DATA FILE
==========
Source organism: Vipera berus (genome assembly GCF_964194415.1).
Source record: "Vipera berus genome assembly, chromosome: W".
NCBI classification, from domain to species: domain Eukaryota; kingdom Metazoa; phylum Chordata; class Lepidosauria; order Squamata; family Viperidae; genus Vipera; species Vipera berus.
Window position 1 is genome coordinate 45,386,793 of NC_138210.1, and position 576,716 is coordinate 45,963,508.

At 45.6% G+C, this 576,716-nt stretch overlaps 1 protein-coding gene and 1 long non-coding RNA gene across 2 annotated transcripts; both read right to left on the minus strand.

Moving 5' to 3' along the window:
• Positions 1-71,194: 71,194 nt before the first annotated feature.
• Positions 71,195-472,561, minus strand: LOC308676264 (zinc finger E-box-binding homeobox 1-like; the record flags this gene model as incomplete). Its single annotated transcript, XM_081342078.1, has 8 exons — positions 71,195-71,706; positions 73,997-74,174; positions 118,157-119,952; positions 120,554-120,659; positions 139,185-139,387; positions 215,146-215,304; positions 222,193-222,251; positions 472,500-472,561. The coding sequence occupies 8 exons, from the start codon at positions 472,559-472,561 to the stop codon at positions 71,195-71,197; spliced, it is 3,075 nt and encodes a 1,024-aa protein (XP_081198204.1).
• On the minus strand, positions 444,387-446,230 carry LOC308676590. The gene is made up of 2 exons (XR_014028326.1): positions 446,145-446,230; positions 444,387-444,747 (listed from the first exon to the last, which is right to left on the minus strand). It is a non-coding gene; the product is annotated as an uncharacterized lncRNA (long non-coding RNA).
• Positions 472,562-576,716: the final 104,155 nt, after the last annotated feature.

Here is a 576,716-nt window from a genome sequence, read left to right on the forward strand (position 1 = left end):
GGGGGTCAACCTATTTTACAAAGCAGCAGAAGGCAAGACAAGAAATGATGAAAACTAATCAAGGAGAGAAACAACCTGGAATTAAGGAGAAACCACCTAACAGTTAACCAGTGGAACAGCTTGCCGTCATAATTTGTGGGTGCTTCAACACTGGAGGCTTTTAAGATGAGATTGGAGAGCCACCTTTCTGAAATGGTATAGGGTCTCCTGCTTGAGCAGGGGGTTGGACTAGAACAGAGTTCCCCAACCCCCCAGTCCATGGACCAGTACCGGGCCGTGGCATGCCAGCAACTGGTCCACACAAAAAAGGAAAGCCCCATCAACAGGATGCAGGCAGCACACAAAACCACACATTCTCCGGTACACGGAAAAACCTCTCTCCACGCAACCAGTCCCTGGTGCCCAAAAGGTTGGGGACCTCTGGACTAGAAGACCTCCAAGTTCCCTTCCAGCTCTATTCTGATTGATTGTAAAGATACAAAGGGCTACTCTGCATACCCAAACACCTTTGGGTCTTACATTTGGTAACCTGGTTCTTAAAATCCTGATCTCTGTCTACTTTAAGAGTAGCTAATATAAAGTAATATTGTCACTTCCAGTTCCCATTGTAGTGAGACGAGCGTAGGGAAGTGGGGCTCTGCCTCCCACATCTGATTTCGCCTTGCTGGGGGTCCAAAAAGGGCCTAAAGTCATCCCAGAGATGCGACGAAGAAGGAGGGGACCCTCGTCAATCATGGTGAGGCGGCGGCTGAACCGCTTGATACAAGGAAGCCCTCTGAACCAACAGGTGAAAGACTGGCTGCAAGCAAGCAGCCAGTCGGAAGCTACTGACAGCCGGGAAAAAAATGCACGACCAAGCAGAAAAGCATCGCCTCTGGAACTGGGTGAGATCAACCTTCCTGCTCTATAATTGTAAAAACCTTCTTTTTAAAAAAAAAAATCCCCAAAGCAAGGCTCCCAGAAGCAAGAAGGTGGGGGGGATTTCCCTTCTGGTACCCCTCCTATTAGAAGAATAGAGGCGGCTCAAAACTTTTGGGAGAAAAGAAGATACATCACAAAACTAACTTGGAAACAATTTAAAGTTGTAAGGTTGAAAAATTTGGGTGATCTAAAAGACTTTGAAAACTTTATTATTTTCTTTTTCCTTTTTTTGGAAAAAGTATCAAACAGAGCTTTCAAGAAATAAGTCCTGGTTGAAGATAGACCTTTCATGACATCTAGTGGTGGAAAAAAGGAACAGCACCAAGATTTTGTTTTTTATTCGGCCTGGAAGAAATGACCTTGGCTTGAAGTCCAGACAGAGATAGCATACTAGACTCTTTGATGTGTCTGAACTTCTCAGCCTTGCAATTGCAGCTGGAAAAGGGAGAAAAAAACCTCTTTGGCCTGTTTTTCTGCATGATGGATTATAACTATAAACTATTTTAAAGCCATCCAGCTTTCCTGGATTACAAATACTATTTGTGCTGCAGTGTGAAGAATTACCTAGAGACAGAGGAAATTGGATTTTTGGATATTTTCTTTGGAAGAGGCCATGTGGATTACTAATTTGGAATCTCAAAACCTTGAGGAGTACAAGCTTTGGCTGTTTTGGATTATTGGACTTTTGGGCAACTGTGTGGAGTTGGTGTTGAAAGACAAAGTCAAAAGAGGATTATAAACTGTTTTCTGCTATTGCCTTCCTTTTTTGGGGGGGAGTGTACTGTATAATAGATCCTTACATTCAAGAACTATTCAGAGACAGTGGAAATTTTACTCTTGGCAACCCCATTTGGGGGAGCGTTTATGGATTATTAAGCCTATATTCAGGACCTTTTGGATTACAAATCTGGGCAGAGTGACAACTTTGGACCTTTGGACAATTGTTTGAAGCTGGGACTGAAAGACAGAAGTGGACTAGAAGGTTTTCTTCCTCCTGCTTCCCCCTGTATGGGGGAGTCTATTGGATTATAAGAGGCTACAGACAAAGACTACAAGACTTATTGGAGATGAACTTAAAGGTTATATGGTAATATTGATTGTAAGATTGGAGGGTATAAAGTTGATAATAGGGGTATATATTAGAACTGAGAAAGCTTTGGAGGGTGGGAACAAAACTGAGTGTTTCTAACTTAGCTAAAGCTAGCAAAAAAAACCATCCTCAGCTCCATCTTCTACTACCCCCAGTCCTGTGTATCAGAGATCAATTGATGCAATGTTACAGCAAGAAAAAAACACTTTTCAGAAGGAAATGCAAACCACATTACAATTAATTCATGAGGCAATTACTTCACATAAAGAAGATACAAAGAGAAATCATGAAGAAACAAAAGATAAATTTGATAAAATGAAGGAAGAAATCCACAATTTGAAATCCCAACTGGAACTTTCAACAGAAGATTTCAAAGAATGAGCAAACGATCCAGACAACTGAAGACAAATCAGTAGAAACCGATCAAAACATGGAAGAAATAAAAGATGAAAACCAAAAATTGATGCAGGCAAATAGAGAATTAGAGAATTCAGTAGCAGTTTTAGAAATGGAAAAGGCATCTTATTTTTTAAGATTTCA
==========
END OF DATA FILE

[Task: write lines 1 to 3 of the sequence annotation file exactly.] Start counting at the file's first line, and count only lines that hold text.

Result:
Source organism: Vipera berus (genome assembly GCF_964194415.1).
Source record: "Vipera berus genome assembly, chromosome: W".
NCBI classification, from domain to species: domain Eukaryota; kingdom Metazoa; phylum Chordata; class Lepidosauria; order Squamata; family Viperidae; genus Vipera; species Vipera berus.